Tag Archives: Joe Paschal

Cow with better body condition has stronger calving process

Writer: Dr. Joe Paschal, 361-265-9203, joe.paschal@ag.tamu.edu Body condition scoring refers to evaluating the amount of body fat in a cow (or any other animal). Under normal grazing conditions, cows carrying more body fat are more efficient because they are more adapted to their environment. Cows (and bulls) that are more adapted to their environment are more fertile and productive. The value of body condition scoring has been known since at least the early 1960s when Dr. J. N. Wiltbank reported that cows in better body condition, or that were… Read More →

Horn flies can damage cattle skin, need to be controlled

Writer: Dr. Joe Paschal, 361-265-9203, joe.paschal@ag.tamu.edu The other day when I was turning out the cows to a rested pasture full of green grass and winter weeds, I noticed many of them had several horn flies and other cows had quite a few. I guess it is going to be an early season. The horn fly, which seems to be a misnomer since they congregate on cattle without horns, too, were introduced to the U.S. from Europe in the late 1800s. They were called horn fly because they clustered… Read More →

The forgotten goat has grown in popularity

Writer: Dr. Joe Paschal, 361-265-9203, joe.paschal@ag.tamu.edu As I drive up and down the roads of South and Central Texas, I often see a pasture with goats, mostly Boers now. In the late 1980s, when I was still a young extension specialist, C. Wayne Hanselka, extension range specialist (now retired), and I decided to compile as much information about meat goat production as possible from folks in the business at that time. Other than dairy breeds and Angoras, goats back then were called “Spanish.” The Boers (“Boer” means “farmer” in… Read More →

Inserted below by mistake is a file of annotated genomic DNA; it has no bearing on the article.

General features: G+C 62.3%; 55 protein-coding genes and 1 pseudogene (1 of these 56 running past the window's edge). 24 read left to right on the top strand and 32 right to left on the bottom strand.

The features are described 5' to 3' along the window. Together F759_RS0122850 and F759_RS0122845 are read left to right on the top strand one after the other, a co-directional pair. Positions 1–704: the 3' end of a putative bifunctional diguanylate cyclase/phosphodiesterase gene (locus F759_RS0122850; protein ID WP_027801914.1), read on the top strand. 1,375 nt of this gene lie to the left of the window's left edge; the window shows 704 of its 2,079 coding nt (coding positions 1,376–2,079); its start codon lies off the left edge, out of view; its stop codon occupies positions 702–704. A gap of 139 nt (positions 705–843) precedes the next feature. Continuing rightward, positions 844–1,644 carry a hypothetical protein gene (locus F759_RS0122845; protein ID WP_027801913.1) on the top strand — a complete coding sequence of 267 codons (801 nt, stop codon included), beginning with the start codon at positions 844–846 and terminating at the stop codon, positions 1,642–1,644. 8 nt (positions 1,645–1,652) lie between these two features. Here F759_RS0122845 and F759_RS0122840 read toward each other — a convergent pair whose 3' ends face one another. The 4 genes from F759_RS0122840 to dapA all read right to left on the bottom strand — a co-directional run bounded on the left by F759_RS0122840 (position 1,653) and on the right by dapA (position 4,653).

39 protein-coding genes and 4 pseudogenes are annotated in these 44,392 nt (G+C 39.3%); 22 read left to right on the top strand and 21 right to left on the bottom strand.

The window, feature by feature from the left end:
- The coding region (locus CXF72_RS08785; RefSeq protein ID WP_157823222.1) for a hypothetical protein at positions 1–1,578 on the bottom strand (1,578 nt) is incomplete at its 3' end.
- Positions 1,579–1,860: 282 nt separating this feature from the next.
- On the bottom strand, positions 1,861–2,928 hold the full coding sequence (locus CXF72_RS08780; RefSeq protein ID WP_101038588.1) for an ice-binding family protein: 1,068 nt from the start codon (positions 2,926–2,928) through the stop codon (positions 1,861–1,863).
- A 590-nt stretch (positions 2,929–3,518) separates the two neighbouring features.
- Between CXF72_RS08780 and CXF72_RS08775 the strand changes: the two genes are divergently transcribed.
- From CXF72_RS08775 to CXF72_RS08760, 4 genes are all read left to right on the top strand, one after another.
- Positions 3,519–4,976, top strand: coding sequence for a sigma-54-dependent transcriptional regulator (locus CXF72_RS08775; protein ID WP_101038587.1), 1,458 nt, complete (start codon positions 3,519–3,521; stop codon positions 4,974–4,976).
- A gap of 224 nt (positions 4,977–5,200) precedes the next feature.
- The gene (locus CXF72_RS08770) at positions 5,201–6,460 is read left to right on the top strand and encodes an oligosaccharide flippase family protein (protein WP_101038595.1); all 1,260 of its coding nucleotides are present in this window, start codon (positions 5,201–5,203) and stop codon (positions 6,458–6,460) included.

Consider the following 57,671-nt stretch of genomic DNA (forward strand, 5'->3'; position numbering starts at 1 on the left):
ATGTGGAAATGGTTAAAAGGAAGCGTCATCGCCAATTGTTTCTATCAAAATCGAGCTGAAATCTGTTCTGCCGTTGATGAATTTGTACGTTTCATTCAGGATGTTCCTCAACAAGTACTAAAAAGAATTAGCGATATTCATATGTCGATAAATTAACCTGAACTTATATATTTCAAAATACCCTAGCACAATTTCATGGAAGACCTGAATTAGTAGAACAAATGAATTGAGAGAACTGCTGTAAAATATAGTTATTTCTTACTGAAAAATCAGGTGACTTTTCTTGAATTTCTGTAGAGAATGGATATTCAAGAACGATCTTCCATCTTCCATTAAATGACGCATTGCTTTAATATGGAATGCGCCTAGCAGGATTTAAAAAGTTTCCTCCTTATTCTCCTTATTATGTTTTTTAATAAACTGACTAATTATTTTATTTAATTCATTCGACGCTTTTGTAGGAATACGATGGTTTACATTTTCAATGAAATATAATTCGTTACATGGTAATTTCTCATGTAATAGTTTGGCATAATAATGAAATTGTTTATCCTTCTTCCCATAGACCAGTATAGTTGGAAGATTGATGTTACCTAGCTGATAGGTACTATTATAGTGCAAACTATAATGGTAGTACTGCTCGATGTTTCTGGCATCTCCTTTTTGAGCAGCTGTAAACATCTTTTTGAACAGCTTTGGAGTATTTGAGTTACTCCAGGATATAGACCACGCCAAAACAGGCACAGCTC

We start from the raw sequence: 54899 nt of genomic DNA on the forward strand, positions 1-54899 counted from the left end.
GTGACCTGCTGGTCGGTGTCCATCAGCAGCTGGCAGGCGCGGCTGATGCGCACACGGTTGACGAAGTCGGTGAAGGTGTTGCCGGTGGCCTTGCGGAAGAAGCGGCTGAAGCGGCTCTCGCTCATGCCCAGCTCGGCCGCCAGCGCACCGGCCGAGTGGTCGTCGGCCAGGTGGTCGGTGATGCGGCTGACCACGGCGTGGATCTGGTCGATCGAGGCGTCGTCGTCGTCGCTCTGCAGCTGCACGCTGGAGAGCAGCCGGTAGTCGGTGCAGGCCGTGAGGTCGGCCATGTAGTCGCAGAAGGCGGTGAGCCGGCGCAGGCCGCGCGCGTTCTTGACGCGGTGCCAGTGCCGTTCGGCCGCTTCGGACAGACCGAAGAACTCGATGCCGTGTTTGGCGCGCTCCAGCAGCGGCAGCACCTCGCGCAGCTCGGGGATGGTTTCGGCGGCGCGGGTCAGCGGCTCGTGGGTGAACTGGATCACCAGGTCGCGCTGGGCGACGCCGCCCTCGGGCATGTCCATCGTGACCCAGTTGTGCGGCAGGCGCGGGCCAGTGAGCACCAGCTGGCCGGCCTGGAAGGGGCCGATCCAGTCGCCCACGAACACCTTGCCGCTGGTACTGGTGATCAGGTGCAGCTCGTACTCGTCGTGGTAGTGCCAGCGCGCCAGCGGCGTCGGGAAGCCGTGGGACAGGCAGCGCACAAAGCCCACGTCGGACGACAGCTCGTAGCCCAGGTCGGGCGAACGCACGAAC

Ranchers learn about the injection-site blemishes, value of beef carcass

Writer: Blair Fannin, 979-845-2259, b-fannin@tamu.edu Contact: Dr. Joe Paschal, 361-265-9203, joe.paschal@ag.tamu.edu FORT WORTH – A team of Texas A&M AgriLife Extension Service specialists demonstrated how much injection–site blemishes can diminish the value of high-end cuts from the beef carcass at the recent Texas and Southwestern Cattle Raisers Association Convention in Fort Worth. Dr. Joe Paschal, AgriLife Extension livestock specialist from Corpus Christi, was joined by Dr. Dan Hale, AgriLife Extension meat specialist, and Dr. Tom Hairgrove, AgriLife Extension beef cattle veterinarian and food animal specialist, both from College Station, who… Read More →

Winter supplementation affects calving

Writer: Joe Paschal, 361-265-9203, j-paschal@tamu.edu It doesn’t get as cold for as long in the South as it does farther north, but the change in season and cooler if not wintry weather affects grass growth and quality all the same. Depending on when you calve, you might have pairs on the ground already or possibly some mid- to late-bred cows (or for some of you, a mix). At any rate, with the onset of cooler weather or possibly even a frost, grass growth has ceased, and the quality… Read More →

National Beef Quality Audit shows changes in market